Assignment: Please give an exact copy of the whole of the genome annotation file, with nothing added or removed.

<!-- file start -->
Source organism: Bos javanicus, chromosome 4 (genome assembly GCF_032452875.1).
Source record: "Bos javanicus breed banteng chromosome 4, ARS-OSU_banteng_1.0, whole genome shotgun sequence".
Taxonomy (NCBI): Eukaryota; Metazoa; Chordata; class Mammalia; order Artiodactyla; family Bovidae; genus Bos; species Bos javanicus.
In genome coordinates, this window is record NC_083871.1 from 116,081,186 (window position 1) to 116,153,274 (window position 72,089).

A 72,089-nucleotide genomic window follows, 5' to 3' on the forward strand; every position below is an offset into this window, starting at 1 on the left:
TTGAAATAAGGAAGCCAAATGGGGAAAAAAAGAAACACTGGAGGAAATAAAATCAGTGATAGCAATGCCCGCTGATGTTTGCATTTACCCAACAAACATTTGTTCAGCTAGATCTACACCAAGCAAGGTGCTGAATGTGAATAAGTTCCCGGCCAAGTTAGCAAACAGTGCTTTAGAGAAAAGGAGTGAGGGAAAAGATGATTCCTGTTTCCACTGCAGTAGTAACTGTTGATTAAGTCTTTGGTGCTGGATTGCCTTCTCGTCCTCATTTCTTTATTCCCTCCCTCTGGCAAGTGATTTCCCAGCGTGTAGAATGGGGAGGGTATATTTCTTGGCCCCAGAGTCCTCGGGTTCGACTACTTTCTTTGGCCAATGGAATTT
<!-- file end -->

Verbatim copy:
Source organism: Bos javanicus, chromosome 4 (genome assembly GCF_032452875.1).
Source record: "Bos javanicus breed banteng chromosome 4, ARS-OSU_banteng_1.0, whole genome shotgun sequence".
Taxonomy (NCBI): Eukaryota; Metazoa; Chordata; class Mammalia; order Artiodactyla; family Bovidae; genus Bos; species Bos javanicus.
In genome coordinates, this window is record NC_083871.1 from 116,081,186 (window position 1) to 116,153,274 (window position 72,089).

A 72,089-nucleotide genomic window follows, 5' to 3' on the forward strand; every position below is an offset into this window, starting at 1 on the left:
TTGAAATAAGGAAGCCAAATGGGGAAAAAAAGAAACACTGGAGGAAATAAAATCAGTGATAGCAATGCCCGCTGATGTTTGCATTTACCCAACAAACATTTGTTCAGCTAGATCTACACCAAGCAAGGTGCTGAATGTGAATAAGTTCCCGGCCAAGTTAGCAAACAGTGCTTTAGAGAAAAGGAGTGAGGGAAAAGATGATTCCTGTTTCCACTGCAGTAGTAACTGTTGATTAAGTCTTTGGTGCTGGATTGCCTTCTCGTCCTCATTTCTTTATTCCCTCCCTCTGGCAAGTGATTTCCCAGCGTGTAGAATGGGGAGGGTATATTTCTTGGCCCCAGAGTCCTCGGGTTCGACTACTTTCTTTGGCCAATGGAATTT